The normative permissiveness of political partyism

Tom Lane, Luis Miller, Isabel Rodriguez

Research output: Journal PublicationArticlepeer-review


Political party identity has become one of the strongest social divides within many Western societies. This paper employs experiments to measure discrimination along different dimensions of social identity, and replicates previous findings showing the strongest discrimination against out-groups occurs in the political party domain. Moreover, we explore a possible explanation for this phenomenon based on social norms. We measure the social appropriateness of discrimination along each identity dimension. The ranking of dimensions by discrimination against out-groups reflects the extent to which such behaviour is normatively permissible, with the weakest anti-discrimination norms on the political party dimension. Results are qualitatively similar in two European countries. We argue that, while strong norms sanctioning discrimination on other dimensions have developed historically, no such process has taken place concerning party affiliation, bringing partisan identity to the fore and helping polarisation flourish.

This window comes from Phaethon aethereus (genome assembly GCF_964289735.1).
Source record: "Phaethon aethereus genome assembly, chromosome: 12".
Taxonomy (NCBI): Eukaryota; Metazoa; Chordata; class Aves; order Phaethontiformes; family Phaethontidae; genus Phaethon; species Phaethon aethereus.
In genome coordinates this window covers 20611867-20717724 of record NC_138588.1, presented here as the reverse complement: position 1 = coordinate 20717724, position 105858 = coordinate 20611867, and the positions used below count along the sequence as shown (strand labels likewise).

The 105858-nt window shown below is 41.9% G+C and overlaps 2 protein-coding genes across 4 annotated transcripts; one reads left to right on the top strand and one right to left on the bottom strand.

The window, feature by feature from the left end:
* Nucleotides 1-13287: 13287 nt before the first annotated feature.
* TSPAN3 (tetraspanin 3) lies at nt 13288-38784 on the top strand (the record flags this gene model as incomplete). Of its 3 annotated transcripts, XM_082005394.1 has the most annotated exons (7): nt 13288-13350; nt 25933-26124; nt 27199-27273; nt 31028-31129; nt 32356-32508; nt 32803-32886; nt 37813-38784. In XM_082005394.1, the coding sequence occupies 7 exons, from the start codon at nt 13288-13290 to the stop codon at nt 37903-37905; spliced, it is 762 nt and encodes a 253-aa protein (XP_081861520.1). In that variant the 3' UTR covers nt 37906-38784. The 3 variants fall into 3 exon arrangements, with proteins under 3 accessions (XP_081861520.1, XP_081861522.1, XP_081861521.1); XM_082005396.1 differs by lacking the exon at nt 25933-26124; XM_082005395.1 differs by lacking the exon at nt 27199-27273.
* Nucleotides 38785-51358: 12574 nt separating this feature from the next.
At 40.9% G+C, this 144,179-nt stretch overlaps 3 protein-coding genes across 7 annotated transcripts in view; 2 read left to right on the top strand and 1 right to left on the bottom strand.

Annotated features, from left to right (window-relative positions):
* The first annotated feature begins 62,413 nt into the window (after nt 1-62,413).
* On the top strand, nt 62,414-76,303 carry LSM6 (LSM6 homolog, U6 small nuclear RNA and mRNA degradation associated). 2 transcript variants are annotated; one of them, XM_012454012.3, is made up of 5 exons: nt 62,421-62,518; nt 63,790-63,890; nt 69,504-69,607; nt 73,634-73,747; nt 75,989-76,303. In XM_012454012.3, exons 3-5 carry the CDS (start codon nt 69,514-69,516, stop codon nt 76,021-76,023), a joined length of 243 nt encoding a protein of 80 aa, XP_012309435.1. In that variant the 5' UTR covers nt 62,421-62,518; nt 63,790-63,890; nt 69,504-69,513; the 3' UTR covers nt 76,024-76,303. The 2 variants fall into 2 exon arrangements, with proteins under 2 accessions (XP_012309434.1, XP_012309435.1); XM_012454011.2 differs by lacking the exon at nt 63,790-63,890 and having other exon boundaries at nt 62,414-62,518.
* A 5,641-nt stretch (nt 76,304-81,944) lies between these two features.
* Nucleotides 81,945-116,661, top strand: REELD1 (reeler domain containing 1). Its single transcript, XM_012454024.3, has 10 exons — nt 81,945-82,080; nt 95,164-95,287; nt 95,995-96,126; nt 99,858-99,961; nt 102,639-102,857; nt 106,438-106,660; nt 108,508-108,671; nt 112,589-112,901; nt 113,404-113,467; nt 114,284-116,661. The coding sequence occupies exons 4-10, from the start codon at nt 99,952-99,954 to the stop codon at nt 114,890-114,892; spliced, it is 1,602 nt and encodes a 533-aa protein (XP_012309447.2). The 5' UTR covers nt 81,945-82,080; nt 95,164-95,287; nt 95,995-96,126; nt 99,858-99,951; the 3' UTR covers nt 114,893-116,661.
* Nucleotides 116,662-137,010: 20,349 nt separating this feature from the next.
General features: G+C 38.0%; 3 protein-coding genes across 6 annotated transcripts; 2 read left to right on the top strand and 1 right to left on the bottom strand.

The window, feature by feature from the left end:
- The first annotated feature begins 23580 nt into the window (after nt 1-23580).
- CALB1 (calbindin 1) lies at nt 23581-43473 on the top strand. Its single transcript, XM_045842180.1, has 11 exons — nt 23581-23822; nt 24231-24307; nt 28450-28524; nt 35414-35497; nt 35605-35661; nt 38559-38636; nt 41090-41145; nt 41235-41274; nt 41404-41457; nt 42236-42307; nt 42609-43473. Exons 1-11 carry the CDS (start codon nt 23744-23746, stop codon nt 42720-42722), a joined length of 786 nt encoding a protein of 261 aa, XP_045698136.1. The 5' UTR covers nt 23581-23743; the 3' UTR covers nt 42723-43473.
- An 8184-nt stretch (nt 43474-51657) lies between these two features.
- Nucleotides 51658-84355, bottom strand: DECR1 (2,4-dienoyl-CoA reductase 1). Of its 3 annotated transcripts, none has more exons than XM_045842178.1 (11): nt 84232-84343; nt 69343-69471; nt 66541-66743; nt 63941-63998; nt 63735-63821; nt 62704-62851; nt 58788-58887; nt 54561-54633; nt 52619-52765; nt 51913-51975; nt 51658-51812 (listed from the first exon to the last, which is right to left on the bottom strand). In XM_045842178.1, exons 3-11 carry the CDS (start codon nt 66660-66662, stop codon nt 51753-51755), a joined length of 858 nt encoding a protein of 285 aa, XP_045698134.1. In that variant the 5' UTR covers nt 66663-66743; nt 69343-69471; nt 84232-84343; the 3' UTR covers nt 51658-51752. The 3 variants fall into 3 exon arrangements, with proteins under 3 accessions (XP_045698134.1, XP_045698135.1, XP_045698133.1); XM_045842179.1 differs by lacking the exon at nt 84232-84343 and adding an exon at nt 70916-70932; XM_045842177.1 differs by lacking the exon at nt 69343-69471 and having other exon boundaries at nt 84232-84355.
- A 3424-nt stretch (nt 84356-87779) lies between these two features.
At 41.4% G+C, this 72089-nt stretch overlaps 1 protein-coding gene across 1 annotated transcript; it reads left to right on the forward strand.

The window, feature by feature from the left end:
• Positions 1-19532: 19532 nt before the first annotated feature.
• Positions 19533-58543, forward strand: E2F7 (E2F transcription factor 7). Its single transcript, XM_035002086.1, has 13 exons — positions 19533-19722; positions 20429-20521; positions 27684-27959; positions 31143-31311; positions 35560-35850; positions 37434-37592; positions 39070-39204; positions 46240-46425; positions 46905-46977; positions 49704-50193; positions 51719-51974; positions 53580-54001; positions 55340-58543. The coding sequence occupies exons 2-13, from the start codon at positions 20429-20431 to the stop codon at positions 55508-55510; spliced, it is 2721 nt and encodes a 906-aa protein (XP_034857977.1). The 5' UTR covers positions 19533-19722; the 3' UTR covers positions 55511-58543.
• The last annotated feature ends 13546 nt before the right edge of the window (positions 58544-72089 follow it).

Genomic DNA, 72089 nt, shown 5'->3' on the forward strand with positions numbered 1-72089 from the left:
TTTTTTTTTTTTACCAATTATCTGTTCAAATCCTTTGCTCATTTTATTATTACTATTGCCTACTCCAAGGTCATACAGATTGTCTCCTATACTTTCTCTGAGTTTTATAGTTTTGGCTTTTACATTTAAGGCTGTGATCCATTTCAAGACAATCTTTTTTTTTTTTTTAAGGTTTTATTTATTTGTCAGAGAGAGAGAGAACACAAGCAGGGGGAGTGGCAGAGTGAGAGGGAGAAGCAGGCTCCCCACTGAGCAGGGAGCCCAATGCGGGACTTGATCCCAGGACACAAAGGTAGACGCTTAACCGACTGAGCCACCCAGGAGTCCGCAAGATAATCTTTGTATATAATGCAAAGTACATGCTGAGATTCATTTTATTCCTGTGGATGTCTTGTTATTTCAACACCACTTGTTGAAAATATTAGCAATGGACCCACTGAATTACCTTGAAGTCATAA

Original languageEnglish
Article number104661
JournalEuropean Economic Review
Publication statusPublished - Feb 2024
Externally publishedYes


  • Discrimination
  • Group identity
  • Laboratory experiments
  • Polarization
  • Social norms

ASJC Scopus subject areas

  • Finance
  • Economics and Econometrics


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